The Marvelous Magic of Miss Mabel by Natasha Lowe is a middle grade novel. It is the third book in the Power of Poppy Pendle series. While I have not read any of the previous books, I think that each must stand well on its own, because I was not even aware that is was part of a series until I went to Goodreads to get a cover image for this review.
The morning Nora Ratcliff finds a baby in the flowerpot on her front steps her life changes forever. She had always wanted a child, but after her husband passed away, Nora never thought she would have one, but her flowerpot child was a miracle and she decided to name her Mabel. As Mabel grew up, she showed a distinct talent for magic. When Mabel is accepted to the prestigious witch school, Ruthersfield Academy, she excels at the magic curriculum but is constantly in trouble for experimenting and inventing her own potions. One day she is asked to write a paper on her magical roots and discovers the truth about her birth after a mean classmate blurts out what everyone seems to know except Mabel. Mabel is shocked but the revelation does explain a lot. In rebellion, Mabel changes her name to Magnolia and tries to understand why she was left in the flowerpot and who her birth family might be. Will Mabel find the answers she’s looking for—or will she discover that families are people who love each other and look after each other and that’s most important of all.
The Marvelous Magic of Miss Mabel is not quite what I expected. Based on the cover (I know) and he blurb I was expecting a fun, magical romp with some emotional conflict about Mabel’s origins. I did get all of the elements, but not in the way I was prepared for. Mabel certainly has some adventures, but fun and some a little more dangerous. She has a curious and adventurous spirit, as in the case of any inquisitive soul knows, will get you into all kinds of mischief. However, the story also dove into how Nora felt, gender roles, empathy, bullying, and so much more. I loved Mabel’s desire for more, and for trying new things. I found her character, and the majority of other characters, to be more complex than one might think at first glance. Once Mabel’s adventures really started at the school I was deeply involved in the book. However, I feel like it took some time to build up steam. Although, I did like that the author offered readers information on what happened after the story to most of the characters. That was an unexpected bit of closure that I often wish for.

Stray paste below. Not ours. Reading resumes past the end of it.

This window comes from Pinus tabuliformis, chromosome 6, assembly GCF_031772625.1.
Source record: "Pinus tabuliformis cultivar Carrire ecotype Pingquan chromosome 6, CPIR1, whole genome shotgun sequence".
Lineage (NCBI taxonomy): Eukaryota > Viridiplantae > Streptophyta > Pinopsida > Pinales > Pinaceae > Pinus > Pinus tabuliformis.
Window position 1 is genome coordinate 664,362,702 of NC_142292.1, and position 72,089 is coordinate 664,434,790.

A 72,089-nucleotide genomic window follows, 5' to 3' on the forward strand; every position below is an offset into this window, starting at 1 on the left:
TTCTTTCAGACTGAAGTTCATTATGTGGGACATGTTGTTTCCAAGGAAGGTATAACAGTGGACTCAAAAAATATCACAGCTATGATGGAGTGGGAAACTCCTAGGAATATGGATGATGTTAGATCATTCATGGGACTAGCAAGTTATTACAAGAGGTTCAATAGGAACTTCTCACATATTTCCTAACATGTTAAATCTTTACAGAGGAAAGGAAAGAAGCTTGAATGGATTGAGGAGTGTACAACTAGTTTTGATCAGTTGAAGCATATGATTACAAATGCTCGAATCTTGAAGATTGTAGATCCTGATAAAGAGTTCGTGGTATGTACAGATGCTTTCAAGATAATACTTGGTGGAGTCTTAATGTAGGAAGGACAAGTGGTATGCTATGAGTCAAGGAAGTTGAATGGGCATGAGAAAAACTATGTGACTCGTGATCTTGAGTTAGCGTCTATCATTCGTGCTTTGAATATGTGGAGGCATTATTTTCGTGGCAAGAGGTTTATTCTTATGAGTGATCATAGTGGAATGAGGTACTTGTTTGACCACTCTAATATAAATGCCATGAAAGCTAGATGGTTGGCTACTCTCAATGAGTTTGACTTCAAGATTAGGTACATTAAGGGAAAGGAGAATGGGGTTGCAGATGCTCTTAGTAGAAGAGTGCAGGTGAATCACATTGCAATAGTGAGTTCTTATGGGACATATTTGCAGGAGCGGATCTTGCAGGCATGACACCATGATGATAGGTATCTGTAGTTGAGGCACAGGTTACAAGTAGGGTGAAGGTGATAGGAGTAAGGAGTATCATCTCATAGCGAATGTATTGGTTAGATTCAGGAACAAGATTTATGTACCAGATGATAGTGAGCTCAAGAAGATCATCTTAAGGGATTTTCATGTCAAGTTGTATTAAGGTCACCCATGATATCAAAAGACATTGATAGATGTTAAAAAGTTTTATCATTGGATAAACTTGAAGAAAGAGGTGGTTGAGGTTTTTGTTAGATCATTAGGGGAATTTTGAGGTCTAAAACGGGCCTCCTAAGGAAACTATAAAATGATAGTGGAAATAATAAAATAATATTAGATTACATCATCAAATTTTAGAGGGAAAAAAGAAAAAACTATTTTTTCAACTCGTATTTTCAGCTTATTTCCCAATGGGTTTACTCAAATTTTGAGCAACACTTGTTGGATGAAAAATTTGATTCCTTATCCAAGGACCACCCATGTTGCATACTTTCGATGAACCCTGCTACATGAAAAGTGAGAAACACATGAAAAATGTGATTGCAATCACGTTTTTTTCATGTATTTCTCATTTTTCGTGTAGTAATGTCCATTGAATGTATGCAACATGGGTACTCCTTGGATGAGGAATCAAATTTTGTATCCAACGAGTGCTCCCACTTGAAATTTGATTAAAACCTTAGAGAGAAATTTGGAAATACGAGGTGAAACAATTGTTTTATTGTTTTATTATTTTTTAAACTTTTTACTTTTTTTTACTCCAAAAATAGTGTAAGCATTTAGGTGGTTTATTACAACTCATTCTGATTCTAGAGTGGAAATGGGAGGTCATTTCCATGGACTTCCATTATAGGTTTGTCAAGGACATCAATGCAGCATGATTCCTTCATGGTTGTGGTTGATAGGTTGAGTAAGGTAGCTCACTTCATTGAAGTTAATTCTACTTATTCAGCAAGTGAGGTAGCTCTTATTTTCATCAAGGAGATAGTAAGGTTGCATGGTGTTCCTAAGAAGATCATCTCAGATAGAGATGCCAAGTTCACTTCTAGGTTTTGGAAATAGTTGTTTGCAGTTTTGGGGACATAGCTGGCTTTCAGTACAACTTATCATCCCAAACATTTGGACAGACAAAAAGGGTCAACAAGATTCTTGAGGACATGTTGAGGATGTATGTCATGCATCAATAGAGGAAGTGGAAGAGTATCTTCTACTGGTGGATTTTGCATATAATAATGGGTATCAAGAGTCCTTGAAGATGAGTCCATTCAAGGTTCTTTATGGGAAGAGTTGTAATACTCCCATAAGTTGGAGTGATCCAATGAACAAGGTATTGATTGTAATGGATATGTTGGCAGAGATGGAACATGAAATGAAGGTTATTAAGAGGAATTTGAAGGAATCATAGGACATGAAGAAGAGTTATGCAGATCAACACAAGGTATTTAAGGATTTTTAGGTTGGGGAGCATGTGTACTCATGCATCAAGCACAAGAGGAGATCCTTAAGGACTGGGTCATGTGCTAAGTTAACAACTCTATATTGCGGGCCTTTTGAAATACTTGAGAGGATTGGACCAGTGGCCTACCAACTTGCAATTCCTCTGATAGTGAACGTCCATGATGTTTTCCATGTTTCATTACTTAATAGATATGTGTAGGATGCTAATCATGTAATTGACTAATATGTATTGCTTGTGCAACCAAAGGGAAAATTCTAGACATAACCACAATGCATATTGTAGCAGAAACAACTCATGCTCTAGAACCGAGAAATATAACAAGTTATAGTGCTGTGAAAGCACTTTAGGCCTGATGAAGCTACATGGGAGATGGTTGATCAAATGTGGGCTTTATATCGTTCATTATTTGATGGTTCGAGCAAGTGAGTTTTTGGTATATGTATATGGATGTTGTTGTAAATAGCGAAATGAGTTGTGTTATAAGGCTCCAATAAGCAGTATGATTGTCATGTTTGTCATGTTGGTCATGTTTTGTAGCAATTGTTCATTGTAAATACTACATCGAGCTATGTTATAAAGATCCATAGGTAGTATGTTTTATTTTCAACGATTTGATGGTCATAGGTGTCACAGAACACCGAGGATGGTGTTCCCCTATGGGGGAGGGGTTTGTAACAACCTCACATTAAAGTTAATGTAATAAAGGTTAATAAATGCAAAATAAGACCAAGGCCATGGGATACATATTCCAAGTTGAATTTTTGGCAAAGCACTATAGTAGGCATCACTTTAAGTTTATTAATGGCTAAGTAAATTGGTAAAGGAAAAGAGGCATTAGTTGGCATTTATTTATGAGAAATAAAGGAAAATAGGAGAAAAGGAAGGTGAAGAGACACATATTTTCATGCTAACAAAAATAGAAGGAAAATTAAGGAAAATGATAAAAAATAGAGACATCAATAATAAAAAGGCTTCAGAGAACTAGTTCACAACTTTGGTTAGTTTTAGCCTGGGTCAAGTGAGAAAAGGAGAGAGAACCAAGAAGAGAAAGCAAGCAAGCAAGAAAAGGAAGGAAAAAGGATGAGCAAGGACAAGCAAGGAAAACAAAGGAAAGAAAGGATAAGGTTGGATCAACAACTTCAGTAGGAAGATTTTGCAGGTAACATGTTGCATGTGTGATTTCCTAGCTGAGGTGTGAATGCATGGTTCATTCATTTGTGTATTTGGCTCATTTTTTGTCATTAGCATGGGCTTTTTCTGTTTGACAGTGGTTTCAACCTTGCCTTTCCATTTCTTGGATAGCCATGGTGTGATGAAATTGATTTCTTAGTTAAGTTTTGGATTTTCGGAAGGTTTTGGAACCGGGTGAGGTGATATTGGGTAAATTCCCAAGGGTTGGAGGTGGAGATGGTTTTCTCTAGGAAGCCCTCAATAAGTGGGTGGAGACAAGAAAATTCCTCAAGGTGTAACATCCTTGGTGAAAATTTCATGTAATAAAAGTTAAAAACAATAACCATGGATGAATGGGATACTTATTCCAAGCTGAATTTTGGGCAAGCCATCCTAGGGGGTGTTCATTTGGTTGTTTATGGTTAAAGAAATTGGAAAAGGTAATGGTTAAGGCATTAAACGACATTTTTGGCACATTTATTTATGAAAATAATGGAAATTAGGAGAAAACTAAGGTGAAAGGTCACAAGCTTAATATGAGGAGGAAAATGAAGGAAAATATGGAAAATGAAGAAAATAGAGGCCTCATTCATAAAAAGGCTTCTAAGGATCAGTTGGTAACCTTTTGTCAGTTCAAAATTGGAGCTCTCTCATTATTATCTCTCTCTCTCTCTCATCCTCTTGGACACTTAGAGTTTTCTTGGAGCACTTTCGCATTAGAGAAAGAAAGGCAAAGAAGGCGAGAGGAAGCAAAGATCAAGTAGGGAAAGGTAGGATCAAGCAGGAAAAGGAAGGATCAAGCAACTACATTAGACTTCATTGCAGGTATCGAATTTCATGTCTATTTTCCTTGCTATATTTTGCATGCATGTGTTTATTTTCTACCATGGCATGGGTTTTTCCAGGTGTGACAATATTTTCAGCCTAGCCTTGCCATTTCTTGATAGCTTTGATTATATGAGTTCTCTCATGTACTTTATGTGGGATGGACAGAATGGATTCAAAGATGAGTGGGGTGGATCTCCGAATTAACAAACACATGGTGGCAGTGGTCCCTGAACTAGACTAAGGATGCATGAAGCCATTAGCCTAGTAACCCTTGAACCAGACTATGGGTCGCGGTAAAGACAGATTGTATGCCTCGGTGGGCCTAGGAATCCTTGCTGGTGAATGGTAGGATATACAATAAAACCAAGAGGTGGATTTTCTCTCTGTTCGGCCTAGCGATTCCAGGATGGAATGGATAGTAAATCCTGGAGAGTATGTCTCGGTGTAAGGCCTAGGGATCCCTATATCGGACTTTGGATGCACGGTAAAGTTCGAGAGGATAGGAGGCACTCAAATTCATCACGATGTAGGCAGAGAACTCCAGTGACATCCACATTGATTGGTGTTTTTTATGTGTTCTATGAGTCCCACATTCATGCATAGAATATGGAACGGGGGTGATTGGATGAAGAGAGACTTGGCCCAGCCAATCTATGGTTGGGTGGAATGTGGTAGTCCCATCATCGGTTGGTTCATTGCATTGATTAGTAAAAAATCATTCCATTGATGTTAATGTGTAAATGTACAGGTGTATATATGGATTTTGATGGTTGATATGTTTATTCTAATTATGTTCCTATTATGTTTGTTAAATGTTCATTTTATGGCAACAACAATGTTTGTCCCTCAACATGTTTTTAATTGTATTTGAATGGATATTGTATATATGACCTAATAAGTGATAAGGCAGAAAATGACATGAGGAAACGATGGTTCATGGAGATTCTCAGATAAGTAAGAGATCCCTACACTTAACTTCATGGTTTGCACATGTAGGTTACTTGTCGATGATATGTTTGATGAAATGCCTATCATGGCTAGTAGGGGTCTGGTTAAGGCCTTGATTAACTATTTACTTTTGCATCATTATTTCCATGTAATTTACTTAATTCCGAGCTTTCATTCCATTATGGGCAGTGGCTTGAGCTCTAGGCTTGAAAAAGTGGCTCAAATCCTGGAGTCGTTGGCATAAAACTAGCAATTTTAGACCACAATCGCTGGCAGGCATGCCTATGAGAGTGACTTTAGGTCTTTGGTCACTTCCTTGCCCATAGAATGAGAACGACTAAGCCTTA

The Marvelous Magic of Miss Mabel left me with mixed feelings. I really enjoyed parts of the book and the themes in it, however, when it was over it felt a little lacking to me. Although, I think this is because of my expectations of constant madcap adventures rather than a blend that included more serious ideas than I was prepared for.